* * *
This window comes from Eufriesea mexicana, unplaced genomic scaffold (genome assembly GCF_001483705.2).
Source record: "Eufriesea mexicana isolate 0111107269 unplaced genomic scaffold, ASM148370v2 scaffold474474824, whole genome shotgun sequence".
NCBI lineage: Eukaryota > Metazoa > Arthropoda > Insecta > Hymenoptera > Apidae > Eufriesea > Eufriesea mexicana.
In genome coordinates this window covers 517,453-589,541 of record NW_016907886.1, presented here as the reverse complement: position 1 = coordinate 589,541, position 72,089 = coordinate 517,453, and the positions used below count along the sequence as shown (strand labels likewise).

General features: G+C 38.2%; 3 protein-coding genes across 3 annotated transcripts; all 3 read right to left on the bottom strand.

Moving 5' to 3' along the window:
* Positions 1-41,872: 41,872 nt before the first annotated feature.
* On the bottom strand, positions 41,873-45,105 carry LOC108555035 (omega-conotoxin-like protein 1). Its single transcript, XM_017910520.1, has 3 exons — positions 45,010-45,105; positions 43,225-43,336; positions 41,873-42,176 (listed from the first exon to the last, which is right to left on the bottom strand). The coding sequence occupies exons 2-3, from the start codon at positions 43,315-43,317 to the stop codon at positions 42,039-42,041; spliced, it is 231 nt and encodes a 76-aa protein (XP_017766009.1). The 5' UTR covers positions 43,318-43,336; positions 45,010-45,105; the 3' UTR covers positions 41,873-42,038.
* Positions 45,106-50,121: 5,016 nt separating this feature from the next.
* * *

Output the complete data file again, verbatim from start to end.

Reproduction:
This window comes from Eufriesea mexicana, unplaced genomic scaffold (genome assembly GCF_001483705.2).
Source record: "Eufriesea mexicana isolate 0111107269 unplaced genomic scaffold, ASM148370v2 scaffold474474824, whole genome shotgun sequence".
NCBI lineage: Eukaryota > Metazoa > Arthropoda > Insecta > Hymenoptera > Apidae > Eufriesea > Eufriesea mexicana.
In genome coordinates this window covers 517,453-589,541 of record NW_016907886.1, presented here as the reverse complement: position 1 = coordinate 589,541, position 72,089 = coordinate 517,453, and the positions used below count along the sequence as shown (strand labels likewise).

General features: G+C 38.2%; 3 protein-coding genes across 3 annotated transcripts; all 3 read right to left on the bottom strand.

Moving 5' to 3' along the window:
* Positions 1-41,872: 41,872 nt before the first annotated feature.
* On the bottom strand, positions 41,873-45,105 carry LOC108555035 (omega-conotoxin-like protein 1). Its single transcript, XM_017910520.1, has 3 exons — positions 45,010-45,105; positions 43,225-43,336; positions 41,873-42,176 (listed from the first exon to the last, which is right to left on the bottom strand). The coding sequence occupies exons 2-3, from the start codon at positions 43,315-43,317 to the stop codon at positions 42,039-42,041; spliced, it is 231 nt and encodes a 76-aa protein (XP_017766009.1). The 5' UTR covers positions 43,318-43,336; positions 45,010-45,105; the 3' UTR covers positions 41,873-42,038.
* Positions 45,106-50,121: 5,016 nt separating this feature from the next.